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Sweet Potato Test

August 28, 2012

One of the new things this season was to be sweet potatoes.

I found a sweet potato specialty farm in northwest Tennessee (The Steele Plant Company) that had two types of the “bush” variety, Vardaman and Porto Rico (and yes that is how you spell it in sweet potato circles, or misspell it if you are referring to the Caribbean island).

“Bush” or “vine-less” is a relative term as these have put out runners of maybe 6 -7 feet in every direction. It’s like saying a glowing steel furnace isn’t really that hot compared to say, the surface of the sun or something.

Anyhow a few days ago I counted back to the time I planted the slips and found that the prescribed “days to maturity” had been met (110 days) and decided to probe around and sample a couple.

With my usual logic I pulled them for the next day’s dinner and then researched to see if they needed curing or anything. Yeah, well, they do, at least according to all of the official AG bulletins. Fortunately the initial cure is best done for a week or two @ 80-90 degrees and high humidity, both of which are available in abundance in Georgia in late August. This is supposed the heal up harvest bumps and bruises and also allow creation of the enzymes responsible for forming out the sugars during the initial weeks of storage.

We decided to try one tonight, 10 days after harvest, and cut long wedges out of one of the two sacrificial tubers. The flesh of the sampled Vardaman was firm and a nice orange color as you can see below in the one picture I took:

Olive oil, salt, Rosemary, roasted 16 minutes @400 degrees on convection. Good stuff.

Last night I poked around in the same area of the original grave robbing and pulled this one (also a Vardaman), which was many times larger than the first two, phone included for scale:

(Yikes.)

So do I like sweet potatoes? Probably. Honestly, up to this point I’ve never acquired a craving for them, perhaps due to crossing paths with bad canned sweet potato casseroles topped with mini marshmallows along the way.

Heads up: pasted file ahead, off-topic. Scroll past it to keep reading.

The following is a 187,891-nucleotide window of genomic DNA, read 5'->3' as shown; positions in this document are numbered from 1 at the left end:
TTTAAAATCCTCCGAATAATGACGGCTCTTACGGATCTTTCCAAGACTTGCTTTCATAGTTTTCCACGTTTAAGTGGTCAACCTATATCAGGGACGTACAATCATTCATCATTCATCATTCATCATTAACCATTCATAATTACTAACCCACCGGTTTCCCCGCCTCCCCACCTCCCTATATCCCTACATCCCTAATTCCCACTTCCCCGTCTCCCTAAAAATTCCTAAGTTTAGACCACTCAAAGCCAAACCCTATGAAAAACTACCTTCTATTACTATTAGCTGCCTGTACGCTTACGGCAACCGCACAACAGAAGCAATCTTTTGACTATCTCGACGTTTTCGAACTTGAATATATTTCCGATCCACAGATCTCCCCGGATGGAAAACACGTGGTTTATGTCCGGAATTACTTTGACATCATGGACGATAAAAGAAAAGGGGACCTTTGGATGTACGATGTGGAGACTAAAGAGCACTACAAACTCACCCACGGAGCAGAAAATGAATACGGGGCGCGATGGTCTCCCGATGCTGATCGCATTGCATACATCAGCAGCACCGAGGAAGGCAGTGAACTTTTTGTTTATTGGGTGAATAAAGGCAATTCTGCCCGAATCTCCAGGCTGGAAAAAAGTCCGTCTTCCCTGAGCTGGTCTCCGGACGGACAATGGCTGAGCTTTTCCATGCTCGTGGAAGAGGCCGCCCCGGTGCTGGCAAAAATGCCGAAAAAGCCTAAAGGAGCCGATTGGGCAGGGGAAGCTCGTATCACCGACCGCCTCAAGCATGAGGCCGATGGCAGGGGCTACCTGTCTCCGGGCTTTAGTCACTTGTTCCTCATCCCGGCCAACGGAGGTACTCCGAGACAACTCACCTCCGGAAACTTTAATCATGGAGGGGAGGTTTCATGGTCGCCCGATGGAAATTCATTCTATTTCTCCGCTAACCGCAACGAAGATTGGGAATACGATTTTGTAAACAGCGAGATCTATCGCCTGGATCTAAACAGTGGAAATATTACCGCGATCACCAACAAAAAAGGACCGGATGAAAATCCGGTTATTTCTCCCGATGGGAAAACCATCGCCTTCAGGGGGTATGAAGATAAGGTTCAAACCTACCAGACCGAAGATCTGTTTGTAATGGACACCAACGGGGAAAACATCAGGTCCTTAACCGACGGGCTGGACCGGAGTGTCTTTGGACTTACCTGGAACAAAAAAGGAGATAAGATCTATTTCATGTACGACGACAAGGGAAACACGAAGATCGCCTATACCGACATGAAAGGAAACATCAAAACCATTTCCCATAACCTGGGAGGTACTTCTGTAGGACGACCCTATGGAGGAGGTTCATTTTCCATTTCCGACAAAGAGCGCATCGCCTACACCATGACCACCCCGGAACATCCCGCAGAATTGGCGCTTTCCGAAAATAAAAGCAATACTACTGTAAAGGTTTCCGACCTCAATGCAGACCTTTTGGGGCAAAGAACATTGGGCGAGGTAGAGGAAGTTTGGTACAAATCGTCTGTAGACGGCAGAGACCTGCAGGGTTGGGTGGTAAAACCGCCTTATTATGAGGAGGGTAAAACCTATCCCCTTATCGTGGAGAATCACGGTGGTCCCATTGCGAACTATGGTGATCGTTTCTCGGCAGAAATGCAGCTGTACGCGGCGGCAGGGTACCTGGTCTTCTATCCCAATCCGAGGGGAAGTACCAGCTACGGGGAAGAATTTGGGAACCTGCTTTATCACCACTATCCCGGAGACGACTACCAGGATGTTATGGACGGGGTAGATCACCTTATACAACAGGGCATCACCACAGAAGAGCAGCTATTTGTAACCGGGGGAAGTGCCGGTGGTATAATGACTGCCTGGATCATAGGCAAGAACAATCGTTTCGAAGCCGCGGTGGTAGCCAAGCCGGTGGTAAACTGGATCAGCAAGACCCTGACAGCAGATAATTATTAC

I say “probably” because these roasted fries tonight showed me some potential; they were actually pretty good, especially since I had snacked on a tater tot or two or 12 a few minutes earlier (the shame).

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4 Comments leave one →
  1. namastemama permalink
    August 28, 2012 9:27 pm

    yum and more yum. If the yield is too much you can always puree and freeze for a pie or quick bread.

  2. August 28, 2012 9:33 pm

    Bread. Hadn’t thought of that, cool.

  3. Genene permalink
    August 28, 2012 9:35 pm

    Oh MAN!! That’s so cool! I wanted to try sweet potatoes & I have a relatively short growing season and didn’t start on time…. so I put a couple of slips in the hoop house in case they can survive long enough to harvest. I’m pretty jealous right now! I LOVE sweet potatoes of all varieties & shades. Just baked like a baked potato with butter & salt is good enough for me! Fried fries, baked fries, sauteed a bit & added to a curry or soup… YUM! I’ll eat em almost anyway they come EXCEPT mushy with mini marshmallows on top. BLECH! Boil em then peel em then put some butter, brown sugar & pecans on top then warm them up again!! SO good that they’re a staple at Thanksgiving dinner for us, just like Grandma used to make.

    I LOL’d at the description: “Bush” or “vine-less” is a relative term as these have put out runners of maybe 6 -7 feet in every direction. It’s like saying a glowing steel furnace isn’t really that hot compared to say, the surface of the sun or something.

    SO funny!! Thanks for a laugh tonight, I really needed it!

    • August 28, 2012 9:59 pm

      🙂 More ideas, OK I may be able to eat these after all…….

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